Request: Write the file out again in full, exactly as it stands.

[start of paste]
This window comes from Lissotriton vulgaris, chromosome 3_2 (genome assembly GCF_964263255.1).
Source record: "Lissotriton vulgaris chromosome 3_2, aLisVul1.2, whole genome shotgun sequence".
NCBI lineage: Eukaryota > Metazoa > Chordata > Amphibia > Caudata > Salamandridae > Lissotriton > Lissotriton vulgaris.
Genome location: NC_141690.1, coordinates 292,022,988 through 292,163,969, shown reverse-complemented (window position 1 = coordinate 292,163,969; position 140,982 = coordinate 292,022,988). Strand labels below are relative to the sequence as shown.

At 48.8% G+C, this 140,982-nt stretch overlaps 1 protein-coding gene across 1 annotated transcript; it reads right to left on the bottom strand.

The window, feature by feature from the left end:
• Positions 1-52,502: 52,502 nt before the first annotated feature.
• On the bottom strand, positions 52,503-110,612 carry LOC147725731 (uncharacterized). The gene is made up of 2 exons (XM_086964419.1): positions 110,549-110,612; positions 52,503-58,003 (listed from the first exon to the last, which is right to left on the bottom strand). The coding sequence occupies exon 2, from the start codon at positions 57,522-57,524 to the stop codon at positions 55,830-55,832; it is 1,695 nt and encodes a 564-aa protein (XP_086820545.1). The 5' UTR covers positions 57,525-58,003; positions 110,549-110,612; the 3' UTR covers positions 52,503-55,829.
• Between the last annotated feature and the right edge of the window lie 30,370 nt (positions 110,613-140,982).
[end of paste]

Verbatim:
This window comes from Lissotriton vulgaris, chromosome 3_2 (genome assembly GCF_964263255.1).
Source record: "Lissotriton vulgaris chromosome 3_2, aLisVul1.2, whole genome shotgun sequence".
NCBI lineage: Eukaryota > Metazoa > Chordata > Amphibia > Caudata > Salamandridae > Lissotriton > Lissotriton vulgaris.
Genome location: NC_141690.1, coordinates 292,022,988 through 292,163,969, shown reverse-complemented (window position 1 = coordinate 292,163,969; position 140,982 = coordinate 292,022,988). Strand labels below are relative to the sequence as shown.

At 48.8% G+C, this 140,982-nt stretch overlaps 1 protein-coding gene across 1 annotated transcript; it reads right to left on the bottom strand.

The window, feature by feature from the left end:
• Positions 1-52,502: 52,502 nt before the first annotated feature.
• On the bottom strand, positions 52,503-110,612 carry LOC147725731 (uncharacterized). The gene is made up of 2 exons (XM_086964419.1): positions 110,549-110,612; positions 52,503-58,003 (listed from the first exon to the last, which is right to left on the bottom strand). The coding sequence occupies exon 2, from the start codon at positions 57,522-57,524 to the stop codon at positions 55,830-55,832; it is 1,695 nt and encodes a 564-aa protein (XP_086820545.1). The 5' UTR covers positions 57,525-58,003; positions 110,549-110,612; the 3' UTR covers positions 52,503-55,829.
• Between the last annotated feature and the right edge of the window lie 30,370 nt (positions 110,613-140,982).